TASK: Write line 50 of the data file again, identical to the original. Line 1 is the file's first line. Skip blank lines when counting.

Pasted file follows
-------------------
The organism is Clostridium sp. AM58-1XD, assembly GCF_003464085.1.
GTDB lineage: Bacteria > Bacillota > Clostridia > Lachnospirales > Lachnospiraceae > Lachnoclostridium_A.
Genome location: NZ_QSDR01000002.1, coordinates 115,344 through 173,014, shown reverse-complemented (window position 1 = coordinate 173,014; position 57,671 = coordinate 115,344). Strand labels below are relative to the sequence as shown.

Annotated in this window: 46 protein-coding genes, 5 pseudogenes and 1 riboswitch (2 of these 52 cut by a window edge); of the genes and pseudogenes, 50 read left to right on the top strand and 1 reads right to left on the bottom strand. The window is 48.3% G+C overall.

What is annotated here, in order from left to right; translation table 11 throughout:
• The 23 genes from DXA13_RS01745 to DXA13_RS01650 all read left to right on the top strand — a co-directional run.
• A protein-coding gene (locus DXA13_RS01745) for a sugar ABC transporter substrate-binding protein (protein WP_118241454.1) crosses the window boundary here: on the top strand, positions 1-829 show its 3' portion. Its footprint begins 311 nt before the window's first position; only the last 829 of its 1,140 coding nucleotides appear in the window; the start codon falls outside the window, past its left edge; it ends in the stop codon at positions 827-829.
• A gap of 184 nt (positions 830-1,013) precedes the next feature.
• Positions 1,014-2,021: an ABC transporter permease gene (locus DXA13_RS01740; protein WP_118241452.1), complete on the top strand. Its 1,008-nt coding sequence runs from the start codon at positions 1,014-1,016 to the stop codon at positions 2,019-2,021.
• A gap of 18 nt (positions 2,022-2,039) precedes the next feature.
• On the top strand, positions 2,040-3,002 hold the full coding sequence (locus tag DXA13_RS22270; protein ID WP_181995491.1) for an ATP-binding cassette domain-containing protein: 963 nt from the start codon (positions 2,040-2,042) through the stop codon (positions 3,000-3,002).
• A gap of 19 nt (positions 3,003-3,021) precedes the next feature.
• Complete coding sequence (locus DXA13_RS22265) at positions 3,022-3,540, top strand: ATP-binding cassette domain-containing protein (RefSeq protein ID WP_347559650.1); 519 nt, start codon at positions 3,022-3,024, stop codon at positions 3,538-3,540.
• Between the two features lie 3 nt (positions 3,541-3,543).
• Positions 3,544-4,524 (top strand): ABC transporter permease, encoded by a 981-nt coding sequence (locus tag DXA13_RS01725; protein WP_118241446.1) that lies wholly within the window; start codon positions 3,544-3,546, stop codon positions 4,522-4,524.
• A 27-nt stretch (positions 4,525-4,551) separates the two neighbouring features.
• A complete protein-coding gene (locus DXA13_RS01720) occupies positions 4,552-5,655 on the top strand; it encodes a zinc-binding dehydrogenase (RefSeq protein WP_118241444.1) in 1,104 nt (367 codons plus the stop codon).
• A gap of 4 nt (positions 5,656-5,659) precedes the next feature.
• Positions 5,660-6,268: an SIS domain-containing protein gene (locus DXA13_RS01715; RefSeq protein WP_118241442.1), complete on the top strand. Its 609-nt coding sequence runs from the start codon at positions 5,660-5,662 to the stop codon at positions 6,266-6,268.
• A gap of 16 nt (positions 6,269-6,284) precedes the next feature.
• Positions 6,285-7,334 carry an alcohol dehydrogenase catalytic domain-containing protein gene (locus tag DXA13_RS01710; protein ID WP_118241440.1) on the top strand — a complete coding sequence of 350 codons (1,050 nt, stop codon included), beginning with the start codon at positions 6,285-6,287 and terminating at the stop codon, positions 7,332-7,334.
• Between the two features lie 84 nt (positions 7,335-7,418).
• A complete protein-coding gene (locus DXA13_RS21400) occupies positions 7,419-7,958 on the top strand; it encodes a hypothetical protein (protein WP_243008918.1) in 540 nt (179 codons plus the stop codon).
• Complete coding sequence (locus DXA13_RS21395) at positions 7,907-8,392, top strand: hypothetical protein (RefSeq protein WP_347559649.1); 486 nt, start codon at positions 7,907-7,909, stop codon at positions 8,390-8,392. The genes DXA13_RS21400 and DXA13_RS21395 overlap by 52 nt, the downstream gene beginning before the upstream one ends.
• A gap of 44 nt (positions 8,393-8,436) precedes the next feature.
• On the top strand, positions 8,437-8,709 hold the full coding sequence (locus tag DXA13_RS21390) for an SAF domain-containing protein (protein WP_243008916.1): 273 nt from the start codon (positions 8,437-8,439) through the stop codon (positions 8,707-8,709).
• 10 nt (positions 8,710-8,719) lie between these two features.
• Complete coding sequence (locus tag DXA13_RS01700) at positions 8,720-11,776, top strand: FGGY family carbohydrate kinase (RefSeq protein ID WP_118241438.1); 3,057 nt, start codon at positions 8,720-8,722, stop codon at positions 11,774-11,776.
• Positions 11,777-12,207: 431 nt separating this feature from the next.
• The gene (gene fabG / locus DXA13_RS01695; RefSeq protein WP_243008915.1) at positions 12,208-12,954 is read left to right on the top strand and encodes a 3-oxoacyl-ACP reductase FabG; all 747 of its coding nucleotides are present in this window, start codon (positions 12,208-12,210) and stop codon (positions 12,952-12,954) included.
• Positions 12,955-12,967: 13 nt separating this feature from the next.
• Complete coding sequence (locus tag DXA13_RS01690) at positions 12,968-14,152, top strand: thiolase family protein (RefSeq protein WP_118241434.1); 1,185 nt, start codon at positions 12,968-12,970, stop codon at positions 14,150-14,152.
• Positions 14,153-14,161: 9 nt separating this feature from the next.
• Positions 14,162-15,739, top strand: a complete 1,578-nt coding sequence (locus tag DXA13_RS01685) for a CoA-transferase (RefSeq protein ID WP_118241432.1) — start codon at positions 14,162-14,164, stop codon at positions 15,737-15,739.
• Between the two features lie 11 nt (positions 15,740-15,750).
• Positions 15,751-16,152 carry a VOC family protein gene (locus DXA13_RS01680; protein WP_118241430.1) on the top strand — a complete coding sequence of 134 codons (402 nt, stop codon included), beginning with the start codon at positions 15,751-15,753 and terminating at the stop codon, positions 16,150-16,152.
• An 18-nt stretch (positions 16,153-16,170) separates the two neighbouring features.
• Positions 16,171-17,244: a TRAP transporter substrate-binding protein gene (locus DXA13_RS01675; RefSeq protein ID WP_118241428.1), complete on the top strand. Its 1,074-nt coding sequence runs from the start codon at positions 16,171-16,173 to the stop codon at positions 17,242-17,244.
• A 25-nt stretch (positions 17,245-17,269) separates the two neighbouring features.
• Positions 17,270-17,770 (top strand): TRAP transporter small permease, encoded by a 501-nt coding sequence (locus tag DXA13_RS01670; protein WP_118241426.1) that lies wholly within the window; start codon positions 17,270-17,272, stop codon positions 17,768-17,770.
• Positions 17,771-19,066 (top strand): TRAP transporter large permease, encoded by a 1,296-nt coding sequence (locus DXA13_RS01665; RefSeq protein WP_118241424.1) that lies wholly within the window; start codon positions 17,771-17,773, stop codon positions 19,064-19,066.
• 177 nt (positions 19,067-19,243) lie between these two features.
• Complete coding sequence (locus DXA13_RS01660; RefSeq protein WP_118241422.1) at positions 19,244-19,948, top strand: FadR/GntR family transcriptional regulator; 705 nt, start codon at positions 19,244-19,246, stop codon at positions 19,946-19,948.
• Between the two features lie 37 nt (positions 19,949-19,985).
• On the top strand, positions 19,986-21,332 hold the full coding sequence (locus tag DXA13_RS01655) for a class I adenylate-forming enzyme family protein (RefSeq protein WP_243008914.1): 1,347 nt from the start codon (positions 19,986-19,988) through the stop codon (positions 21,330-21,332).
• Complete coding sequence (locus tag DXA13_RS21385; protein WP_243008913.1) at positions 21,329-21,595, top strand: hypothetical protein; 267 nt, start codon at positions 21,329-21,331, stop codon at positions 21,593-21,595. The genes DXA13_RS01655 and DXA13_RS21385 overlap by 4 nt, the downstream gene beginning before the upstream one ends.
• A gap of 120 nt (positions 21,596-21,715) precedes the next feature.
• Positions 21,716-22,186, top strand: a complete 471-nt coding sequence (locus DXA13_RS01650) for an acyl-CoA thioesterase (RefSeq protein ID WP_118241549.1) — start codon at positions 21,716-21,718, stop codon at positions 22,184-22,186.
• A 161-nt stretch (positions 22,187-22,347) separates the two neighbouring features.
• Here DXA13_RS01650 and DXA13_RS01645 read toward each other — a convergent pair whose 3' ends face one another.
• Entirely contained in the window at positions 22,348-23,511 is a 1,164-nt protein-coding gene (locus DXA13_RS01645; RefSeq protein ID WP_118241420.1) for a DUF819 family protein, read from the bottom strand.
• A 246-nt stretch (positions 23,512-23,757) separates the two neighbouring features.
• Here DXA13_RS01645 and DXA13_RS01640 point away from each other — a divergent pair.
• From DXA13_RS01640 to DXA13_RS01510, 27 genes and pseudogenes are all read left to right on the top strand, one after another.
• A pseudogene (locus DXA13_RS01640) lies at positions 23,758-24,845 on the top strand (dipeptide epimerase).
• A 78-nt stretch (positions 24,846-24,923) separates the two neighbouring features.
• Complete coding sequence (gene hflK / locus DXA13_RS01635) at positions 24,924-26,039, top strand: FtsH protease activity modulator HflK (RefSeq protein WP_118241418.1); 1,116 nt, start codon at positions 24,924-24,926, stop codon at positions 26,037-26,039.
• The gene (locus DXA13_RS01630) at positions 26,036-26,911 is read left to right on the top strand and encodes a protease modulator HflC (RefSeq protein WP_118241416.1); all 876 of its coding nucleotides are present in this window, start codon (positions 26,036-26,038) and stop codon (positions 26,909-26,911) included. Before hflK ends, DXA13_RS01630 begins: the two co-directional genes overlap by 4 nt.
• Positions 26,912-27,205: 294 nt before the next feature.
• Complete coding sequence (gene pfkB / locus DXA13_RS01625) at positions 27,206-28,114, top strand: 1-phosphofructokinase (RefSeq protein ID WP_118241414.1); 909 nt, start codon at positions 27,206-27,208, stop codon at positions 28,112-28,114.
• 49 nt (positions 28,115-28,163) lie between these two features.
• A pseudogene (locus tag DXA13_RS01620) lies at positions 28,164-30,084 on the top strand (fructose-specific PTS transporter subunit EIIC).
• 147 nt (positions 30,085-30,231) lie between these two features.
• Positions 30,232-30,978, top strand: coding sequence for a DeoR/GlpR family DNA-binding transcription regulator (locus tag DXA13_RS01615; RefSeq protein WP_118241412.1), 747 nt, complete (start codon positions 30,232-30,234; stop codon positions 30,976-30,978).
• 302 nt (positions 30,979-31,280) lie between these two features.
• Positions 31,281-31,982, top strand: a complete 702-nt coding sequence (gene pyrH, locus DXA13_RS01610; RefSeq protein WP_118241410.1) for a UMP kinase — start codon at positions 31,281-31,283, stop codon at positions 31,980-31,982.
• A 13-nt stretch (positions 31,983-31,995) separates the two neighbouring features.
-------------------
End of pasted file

• Here DXA13_RS01650 and DXA13_RS01645 read toward each other — a convergent pair whose 3' ends face one another.